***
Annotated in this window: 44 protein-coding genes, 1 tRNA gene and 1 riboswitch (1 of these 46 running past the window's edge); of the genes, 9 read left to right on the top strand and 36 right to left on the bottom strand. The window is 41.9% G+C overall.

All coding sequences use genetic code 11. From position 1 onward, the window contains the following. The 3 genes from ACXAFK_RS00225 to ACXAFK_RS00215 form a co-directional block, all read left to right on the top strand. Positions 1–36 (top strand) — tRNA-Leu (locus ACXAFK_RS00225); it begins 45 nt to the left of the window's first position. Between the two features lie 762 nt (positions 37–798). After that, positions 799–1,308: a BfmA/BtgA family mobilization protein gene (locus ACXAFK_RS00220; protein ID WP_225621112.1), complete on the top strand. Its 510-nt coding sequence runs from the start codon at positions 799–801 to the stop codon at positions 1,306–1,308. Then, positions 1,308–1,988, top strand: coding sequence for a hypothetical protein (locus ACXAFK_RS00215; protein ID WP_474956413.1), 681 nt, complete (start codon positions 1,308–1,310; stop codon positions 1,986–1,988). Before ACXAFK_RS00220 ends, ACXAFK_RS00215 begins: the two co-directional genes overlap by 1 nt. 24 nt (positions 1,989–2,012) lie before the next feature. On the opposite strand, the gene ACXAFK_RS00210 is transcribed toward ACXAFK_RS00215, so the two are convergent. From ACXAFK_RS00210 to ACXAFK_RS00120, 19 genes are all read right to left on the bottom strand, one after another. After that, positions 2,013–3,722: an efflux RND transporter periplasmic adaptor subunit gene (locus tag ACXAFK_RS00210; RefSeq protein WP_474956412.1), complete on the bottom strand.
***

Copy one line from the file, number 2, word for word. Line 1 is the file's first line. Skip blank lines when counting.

All coding sequences use genetic code 11. From position 1 onward, the window contains the following. The 3 genes from ACXAFK_RS00225 to ACXAFK_RS00215 form a co-directional block, all read left to right on the top strand. Positions 1–36 (top strand) — tRNA-Leu (locus ACXAFK_RS00225); it begins 45 nt to the left of the window's first position. Between the two features lie 762 nt (positions 37–798). After that, positions 799–1,308: a BfmA/BtgA family mobilization protein gene (locus ACXAFK_RS00220; protein ID WP_225621112.1), complete on the top strand. Its 510-nt coding sequence runs from the start codon at positions 799–801 to the stop codon at positions 1,306–1,308. Then, positions 1,308–1,988, top strand: coding sequence for a hypothetical protein (locus ACXAFK_RS00215; protein ID WP_474956413.1), 681 nt, complete (start codon positions 1,308–1,310; stop codon positions 1,986–1,988). Before ACXAFK_RS00220 ends, ACXAFK_RS00215 begins: the two co-directional genes overlap by 1 nt. 24 nt (positions 1,989–2,012) lie before the next feature. On the opposite strand, the gene ACXAFK_RS00210 is transcribed toward ACXAFK_RS00215, so the two are convergent. From ACXAFK_RS00210 to ACXAFK_RS00120, 19 genes are all read right to left on the bottom strand, one after another. After that, positions 2,013–3,722: an efflux RND transporter periplasmic adaptor subunit gene (locus tag ACXAFK_RS00210; RefSeq protein WP_474956412.1), complete on the bottom strand.